It's been a pretty decent year for triathlon. Bevan Docherty won the New Plymouth leg of the ITU World Cup circuit, pipping fellow New Zealander Kris Gemmell in a 1-2 finish.
That should have felt familiar for Docherty after he finished second to Hamish Carter in the Athens Olympics 15 months ago.
Carter qualified for the Commonwealth Games in March, and just missed a medal in what is likely to be his last world championships by five seconds in sweltering conditions in Japan in September.
Christchurch's Andrea Hewitt, in only her fourth attempt at the discipline, won the world under-23 women's title in Japan, and Rangitoto College pupil Rebecca Spence got the silver in the under-19 event.
But top of the pops was Whangarei PE teacher Sam Warriner, who won two World Cup races and grabbed a place in the Commonwealth Games in Melbourne with a 16th placing as best New Zealander at the world champs.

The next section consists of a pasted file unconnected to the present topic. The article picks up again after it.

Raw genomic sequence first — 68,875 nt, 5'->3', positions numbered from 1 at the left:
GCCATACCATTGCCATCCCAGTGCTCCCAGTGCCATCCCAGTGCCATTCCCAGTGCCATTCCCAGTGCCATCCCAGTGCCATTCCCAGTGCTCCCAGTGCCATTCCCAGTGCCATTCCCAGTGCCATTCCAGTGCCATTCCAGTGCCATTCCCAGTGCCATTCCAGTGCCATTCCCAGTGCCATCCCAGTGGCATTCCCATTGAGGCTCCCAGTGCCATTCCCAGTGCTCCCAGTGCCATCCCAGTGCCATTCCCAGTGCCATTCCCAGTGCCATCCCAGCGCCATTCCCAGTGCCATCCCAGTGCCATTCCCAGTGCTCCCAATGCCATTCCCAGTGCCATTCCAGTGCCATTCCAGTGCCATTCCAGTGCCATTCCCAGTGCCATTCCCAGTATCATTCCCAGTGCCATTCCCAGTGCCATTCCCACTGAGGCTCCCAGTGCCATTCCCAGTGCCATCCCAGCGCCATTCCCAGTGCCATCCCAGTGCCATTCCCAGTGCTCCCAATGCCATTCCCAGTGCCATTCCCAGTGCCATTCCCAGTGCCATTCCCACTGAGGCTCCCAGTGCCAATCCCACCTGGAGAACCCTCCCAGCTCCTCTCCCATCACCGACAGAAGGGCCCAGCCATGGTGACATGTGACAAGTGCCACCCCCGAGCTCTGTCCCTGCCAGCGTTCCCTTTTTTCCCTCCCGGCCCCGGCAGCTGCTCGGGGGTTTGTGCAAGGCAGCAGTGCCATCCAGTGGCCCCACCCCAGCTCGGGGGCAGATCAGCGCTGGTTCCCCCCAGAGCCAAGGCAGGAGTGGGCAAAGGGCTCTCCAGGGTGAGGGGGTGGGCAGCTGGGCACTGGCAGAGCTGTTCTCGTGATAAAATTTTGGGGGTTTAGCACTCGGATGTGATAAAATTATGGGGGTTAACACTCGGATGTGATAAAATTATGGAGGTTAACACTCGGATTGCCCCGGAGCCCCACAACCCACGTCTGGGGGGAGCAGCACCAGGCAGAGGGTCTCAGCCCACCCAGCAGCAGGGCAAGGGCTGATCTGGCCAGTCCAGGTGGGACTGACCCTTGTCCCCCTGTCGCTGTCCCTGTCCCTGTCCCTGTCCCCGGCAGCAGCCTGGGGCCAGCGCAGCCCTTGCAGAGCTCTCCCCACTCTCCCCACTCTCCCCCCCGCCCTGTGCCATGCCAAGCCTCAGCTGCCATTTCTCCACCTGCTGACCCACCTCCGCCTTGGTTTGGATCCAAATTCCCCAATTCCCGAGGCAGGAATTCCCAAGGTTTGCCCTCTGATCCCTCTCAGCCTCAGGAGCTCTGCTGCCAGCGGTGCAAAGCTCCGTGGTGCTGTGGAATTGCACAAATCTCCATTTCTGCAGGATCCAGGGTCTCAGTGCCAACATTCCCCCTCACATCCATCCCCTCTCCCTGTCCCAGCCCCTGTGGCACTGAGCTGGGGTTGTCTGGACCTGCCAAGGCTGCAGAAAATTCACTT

Warriner got as high as No 2 in the world during the year, but finished the season at No 8.
She won the Ishigaki leg of the World Cup circuit on May 15, clocking 2h 39s; then won the Hamburg leg in August in 1h 57m 39s.
In between she had finished second at Salford, England, in 2h 04m.
Warriner, who works at Whangarei Girls High, is the only regular elite circuit competitor who works fulltime.
She will have a fierce desire to succeed in Melbourne. At the Athens Olympics she was left frustrated in finishing 18th.
Warriner came to New Zealand eight years ago from Surrey to pursue her teaching career.
"I never thought in a million years when I came to New Zealand that I would end up doing this. I'm living my dream," she said.
The gold-silver effort of Carter and Docherty in Athens gave the sport a jolt in New Zealand. Warriner hopes to play her part in March.